National digital libraries should be for ALL, says Europeana executive director—not just academics

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imageNational digital libraries should be like the brick-and-mortar variety—serving everyone, not just academics and the like. I myself have been preaching this message since the early 1990s, most recently on the Atlantic’s Web site.

So I was pleased to read Natasha Singer’s thoughtful New York Times article, Playing Catch-Up in a Digital Library Race, where she quoted Jill Cousins, the executive director of the Europeana library portal.

As reported in the Times, Ms. Cousins says that “the great American research libraries could do much more than simply increase access to scans of scholarly material.

“’What’s sort of missing is digitization of the accessible literature,’ like the popular novels and biographies readers seek at brick-and-mortar public libraries, she says. A few institutions, like the National Library of Norway, are already venturing into this area, via novel arrangements with copyright holders.

“’It would be nice to conceive of something bigger that has more to do with the public good than with the academic side of the equation,’ Ms. Cousins says.”

Ideally Harvard’s national digital library initiative (also mentioned in the Times) will be able to address the questions that Ms. Cousins, LibraryCity coordinator Tom Peters and I are raising and go for a true public library approach.

Meanwhile I’m delighted to learn that the initiative is open to participation by public librarians, including on the steering committee.

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2 comments to “National digital libraries should be for ALL, says Europeana executive director—not just academics”
2 comments to “National digital libraries should be for ALL, says Europeana executive director—not just academics”
  1. David, I have a public library background and couldn’t agree with you more…and I won’t speak for other members of the Steering Committee but I am quite sure they feel the same. The DPLA planning initiative’s goal is to bring all stakeholders together (including public libraries!) to define the ideal vision and then take steps to make it happen.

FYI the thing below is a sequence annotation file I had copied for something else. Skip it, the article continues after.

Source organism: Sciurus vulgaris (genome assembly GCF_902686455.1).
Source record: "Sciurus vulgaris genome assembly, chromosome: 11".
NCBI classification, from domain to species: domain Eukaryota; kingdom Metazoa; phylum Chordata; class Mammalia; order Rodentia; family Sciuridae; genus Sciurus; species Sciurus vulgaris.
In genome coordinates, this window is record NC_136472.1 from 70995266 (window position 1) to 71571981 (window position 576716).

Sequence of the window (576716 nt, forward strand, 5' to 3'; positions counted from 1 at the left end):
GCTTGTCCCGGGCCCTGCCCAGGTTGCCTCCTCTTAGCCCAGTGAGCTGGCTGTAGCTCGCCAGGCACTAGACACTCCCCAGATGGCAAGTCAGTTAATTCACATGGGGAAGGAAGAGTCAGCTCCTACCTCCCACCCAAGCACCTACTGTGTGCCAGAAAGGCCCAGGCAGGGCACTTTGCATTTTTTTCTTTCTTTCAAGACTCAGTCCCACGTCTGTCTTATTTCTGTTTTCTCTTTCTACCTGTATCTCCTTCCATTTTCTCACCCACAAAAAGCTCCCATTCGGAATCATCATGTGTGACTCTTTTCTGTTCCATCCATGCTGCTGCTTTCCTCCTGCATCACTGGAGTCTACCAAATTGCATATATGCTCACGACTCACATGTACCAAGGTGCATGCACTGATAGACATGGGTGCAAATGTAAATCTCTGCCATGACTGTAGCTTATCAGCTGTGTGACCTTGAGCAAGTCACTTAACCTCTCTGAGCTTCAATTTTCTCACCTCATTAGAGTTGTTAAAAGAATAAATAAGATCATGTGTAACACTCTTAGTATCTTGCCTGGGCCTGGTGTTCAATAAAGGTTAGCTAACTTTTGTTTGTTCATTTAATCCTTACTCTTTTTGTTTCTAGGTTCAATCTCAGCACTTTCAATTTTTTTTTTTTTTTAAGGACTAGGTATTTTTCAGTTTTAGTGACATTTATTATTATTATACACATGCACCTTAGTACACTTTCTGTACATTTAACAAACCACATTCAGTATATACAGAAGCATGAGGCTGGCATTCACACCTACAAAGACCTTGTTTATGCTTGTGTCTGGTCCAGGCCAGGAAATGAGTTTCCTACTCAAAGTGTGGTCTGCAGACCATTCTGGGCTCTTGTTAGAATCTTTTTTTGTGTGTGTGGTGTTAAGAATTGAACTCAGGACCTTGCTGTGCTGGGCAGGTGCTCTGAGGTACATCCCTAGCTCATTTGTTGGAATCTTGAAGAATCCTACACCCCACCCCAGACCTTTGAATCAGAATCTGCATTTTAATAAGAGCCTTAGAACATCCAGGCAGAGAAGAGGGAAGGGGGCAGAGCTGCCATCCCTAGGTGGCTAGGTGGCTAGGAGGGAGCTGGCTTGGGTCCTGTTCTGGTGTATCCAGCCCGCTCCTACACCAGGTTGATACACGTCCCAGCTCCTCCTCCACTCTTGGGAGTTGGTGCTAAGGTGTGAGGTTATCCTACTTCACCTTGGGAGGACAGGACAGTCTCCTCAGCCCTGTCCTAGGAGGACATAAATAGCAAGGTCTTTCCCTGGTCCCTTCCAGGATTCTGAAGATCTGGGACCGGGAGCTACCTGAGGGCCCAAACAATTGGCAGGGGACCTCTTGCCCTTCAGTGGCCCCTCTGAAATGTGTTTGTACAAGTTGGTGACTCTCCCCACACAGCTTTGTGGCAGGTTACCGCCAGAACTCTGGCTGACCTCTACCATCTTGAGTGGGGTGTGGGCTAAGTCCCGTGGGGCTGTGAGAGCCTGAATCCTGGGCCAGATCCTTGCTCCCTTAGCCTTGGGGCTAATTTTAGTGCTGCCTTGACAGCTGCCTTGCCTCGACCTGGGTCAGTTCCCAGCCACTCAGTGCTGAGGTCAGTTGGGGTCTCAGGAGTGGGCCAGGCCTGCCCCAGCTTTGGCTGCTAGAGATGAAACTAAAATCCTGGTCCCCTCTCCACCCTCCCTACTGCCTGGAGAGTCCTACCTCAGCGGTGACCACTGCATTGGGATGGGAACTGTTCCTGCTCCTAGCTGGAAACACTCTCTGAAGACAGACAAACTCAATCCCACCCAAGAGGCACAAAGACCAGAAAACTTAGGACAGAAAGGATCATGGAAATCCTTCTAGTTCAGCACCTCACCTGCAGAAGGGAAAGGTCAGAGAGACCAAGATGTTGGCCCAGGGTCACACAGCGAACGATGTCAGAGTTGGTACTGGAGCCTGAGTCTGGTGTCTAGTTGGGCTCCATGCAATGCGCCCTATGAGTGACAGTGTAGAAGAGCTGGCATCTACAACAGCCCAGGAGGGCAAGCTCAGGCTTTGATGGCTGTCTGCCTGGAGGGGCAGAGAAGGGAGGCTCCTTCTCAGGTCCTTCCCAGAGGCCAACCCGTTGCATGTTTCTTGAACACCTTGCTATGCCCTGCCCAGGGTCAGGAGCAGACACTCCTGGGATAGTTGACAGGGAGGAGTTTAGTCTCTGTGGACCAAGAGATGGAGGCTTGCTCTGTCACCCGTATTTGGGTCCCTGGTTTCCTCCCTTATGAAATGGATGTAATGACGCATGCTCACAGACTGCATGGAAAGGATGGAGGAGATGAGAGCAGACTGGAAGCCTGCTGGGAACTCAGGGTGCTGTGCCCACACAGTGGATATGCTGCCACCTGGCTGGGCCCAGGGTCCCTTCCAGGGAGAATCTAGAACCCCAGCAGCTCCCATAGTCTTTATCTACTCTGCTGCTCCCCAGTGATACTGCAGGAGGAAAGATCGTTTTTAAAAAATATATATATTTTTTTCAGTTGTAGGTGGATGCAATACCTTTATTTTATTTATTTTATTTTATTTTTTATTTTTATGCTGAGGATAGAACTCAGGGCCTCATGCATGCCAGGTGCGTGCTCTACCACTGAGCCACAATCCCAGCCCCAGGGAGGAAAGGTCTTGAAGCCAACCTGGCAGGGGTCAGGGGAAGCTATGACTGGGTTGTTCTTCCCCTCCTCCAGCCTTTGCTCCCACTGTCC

• Great to hear from you, Maura. We’d love to run essays from you and others at Berkman and elsewhere on the possibilities of the universal approach. By “universal,” we mean not just in an access sense but also in terms of content and functions serving the general public. Beyond economies of scale and usefulness to society, a universal system could actually be more helpful to academics and other researchers if it were at least somewhat interactive and even included curated user contributions–sources for future research in the social sciences and other disciplines.

      If you can write in the context of your public library background, with illustrative examples or anecdotes if possible, that would be wonderful.

      In academic circles, much and perhaps most of the discussion has been about Google Books-style activities and national heritage and related topics–and, in fact, those are essentials. But in our opinion there are so many other possibilities, too, and in fact, I was delighted to receive a Berkman questionnaire with apt questions about the scope of the library and the collections to be included. While it’s encouraging to learn of your own publib background, I’m rooting for more people with similar qualification to get on the SC, with everyone still paying attention to research libs as well.

      Best wishes and thanks!

      David / 703-370-6540

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